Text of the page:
4. Location – In today’s world of international mergers and acquisitions and increased connectivity, it is certainly not a requirement that your investment banker be located near your business. However, there is a reason why most investment bankers tend to find their clients within an hour or two drive time from their offices. Quite frankly, it is easier to service a client’s account when it is within a reasonable drive time. Further, especially with respect to businesses that are likely to sell for under $10MM and would thus be candidates for entrepreneurial buyers, it is important that the investment banker have contacts with entrepreneurial buyers located near (within 1-2 hours) the business. Also, since almost all business divestitures and acquisitions require some form of third party financing, the investment banker, especially on a financing under $10MM, will typically be in a position to recommend local and/or regional commercial lenders who can “fast track” a deal. Commercial lenders generally tend to follow their buyer relationships wherever they go for larger financing needs.
  5. Size – It is important to make sure that the intermediary’s familiarity with transactions of a particular size and their negotiating style align themselves well with the parties involved in the transaction. Although there is little difference between a $5MM transaction and a $30MM one, once the transaction size gets much above $50MM, specialized expertise is required. There is a difference in the sophistication on both sides of the transaction that lends itself to a different approach and negotiating style. In addition, there are different regulatory requirements and often public company issues with which it is important that the intermediary be familiar. Conversely, an investment banking firm which does the bulk of its work in the $50MM+ arena, may be unqualified, or at least unsuited, to handling a $5MM transaction because of the unique issues which arise in smaller transactions.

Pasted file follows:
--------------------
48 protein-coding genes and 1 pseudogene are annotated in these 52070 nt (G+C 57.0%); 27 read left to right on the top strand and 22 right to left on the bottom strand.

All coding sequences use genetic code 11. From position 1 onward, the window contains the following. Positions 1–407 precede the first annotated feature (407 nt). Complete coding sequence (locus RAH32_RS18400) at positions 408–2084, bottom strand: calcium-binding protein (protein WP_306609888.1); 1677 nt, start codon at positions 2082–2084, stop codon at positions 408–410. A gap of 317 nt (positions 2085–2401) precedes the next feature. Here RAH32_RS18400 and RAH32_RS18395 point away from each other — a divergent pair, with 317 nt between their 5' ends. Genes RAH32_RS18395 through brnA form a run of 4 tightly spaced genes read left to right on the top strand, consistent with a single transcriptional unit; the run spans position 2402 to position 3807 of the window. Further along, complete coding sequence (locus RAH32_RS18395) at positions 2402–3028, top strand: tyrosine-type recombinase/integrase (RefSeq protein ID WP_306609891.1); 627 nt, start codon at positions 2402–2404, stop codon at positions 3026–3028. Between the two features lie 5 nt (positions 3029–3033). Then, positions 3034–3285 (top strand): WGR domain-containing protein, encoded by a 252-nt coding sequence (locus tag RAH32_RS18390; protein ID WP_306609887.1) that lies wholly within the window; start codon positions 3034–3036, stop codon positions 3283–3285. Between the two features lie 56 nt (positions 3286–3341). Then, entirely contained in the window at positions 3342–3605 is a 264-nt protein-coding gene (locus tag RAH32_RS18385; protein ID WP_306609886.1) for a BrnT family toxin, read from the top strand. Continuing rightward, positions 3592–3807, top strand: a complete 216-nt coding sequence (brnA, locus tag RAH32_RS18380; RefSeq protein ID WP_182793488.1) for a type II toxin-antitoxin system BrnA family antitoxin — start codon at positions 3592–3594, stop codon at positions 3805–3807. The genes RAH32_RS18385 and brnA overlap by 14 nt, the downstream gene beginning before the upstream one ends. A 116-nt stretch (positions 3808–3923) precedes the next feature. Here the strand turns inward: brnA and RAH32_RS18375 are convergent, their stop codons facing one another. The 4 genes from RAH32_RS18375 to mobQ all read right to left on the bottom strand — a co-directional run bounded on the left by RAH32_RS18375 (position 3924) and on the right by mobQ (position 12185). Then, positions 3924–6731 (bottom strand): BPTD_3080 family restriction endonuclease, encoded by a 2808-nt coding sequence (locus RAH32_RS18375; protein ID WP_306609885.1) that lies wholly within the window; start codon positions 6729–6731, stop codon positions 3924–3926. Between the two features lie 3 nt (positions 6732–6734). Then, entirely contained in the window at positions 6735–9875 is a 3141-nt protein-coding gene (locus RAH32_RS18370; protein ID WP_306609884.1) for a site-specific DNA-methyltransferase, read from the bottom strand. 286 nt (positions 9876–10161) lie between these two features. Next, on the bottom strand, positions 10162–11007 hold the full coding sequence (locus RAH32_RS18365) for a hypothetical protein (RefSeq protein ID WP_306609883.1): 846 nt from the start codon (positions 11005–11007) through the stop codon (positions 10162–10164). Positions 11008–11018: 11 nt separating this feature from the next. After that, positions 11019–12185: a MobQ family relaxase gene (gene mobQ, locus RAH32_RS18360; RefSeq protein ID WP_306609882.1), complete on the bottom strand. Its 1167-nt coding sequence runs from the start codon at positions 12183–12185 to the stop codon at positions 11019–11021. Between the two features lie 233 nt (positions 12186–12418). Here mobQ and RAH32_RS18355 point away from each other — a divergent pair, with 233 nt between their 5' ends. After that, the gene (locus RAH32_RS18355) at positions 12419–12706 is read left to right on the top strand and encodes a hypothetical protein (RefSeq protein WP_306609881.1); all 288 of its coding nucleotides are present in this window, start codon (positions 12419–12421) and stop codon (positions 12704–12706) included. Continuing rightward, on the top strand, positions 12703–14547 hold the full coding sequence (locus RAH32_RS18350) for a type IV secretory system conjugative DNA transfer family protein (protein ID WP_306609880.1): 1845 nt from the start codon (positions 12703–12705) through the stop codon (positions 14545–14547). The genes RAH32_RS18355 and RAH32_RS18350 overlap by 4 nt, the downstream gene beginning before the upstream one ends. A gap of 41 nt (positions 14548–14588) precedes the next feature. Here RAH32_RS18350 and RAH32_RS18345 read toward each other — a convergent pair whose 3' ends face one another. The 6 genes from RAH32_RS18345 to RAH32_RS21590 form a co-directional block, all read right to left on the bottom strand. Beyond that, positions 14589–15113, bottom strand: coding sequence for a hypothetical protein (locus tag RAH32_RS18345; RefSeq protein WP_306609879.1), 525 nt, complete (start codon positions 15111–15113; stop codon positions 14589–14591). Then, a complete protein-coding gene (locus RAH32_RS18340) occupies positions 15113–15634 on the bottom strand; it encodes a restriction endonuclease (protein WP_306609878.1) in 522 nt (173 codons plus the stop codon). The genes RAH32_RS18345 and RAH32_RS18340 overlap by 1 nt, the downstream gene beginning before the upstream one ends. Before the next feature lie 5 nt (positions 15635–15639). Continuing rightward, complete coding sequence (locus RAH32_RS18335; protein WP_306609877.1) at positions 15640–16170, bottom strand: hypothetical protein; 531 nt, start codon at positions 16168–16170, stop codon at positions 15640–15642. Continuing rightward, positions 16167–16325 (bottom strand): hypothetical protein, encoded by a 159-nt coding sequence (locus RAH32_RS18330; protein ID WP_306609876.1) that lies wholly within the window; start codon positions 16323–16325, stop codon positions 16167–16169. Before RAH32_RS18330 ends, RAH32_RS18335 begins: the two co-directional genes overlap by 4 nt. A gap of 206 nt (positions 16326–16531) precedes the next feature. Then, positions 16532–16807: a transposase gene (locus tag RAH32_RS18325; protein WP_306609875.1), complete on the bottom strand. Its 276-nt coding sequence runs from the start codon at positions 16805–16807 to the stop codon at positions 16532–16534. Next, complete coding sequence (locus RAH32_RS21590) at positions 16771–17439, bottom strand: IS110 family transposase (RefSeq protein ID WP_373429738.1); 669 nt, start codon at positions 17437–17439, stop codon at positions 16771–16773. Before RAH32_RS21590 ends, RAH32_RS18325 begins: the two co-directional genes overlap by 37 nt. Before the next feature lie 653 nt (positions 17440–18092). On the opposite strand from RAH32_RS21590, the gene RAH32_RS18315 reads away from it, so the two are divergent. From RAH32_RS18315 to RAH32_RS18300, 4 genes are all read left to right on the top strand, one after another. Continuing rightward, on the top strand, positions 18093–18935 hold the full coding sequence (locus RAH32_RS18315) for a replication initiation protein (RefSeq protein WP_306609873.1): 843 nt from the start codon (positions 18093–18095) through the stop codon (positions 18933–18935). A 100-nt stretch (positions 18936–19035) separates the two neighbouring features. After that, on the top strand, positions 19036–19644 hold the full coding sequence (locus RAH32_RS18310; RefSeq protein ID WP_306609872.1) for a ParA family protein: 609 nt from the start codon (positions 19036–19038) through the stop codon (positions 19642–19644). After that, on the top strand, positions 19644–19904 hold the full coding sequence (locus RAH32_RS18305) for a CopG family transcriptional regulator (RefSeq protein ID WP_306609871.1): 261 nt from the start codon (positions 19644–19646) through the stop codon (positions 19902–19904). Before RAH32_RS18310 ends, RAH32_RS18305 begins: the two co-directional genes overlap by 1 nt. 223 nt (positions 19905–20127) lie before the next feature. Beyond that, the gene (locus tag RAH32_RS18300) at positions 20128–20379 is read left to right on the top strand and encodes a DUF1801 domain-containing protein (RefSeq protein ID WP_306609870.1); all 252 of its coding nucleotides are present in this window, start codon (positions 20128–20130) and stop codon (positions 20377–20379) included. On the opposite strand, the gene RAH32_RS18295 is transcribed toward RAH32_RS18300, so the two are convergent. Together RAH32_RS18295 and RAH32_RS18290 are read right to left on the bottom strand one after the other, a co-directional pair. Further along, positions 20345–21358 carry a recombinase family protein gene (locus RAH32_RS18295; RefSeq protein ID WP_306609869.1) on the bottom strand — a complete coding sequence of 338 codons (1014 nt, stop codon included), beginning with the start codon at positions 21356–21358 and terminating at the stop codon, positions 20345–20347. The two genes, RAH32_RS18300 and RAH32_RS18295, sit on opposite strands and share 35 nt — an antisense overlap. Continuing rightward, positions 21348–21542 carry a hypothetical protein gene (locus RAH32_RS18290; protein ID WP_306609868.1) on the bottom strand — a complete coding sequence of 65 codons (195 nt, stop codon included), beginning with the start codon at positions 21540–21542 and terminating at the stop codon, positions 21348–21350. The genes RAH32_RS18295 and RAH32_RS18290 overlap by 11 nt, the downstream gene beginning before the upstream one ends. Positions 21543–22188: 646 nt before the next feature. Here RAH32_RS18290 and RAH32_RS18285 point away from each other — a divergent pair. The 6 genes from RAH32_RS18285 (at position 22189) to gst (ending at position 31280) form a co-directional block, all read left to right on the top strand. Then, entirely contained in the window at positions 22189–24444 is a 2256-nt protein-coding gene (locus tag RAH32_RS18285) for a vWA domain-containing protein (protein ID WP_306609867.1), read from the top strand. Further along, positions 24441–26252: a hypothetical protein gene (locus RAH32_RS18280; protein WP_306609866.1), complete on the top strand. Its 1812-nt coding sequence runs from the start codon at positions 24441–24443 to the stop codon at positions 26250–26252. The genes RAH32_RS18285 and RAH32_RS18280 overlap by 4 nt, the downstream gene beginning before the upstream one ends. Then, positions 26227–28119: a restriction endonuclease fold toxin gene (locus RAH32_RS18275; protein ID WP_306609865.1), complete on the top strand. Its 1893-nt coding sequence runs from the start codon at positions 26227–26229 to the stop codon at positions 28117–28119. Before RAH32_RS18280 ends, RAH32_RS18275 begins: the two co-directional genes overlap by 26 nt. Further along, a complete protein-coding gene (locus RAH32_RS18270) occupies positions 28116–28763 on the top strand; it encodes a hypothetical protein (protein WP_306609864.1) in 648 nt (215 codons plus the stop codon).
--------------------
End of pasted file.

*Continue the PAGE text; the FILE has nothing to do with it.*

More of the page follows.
6. Compensation – Fees are always an issue for consideration.
    1. Guaranteed vs. Contingent: How much of the total fee is contingent on performance/success as opposed to how much is guaranteed in the form of retainers, etc. can be an indication of the investment banking firm’s confidence in their abilities to negotiate and close an acceptable transaction. However, sellers and buyers should be wary of firms who work solely on a contingency basis. Often, these firms take shortcuts and skip the important initial steps that are required to prepare properly and to locate the optimal buyer (or seller) because they are not being compensated to do such work. Further, these firms will typically focus on a warehouse concept wherein their business model is based on entering fee agreements with as many businesses as possible knowing only a small percentage of their engagements will be successful. The preferable approach is to engage a firm who is more of a boutique that focuses on a few assignments it aggressively pursues on its clients’ behalves.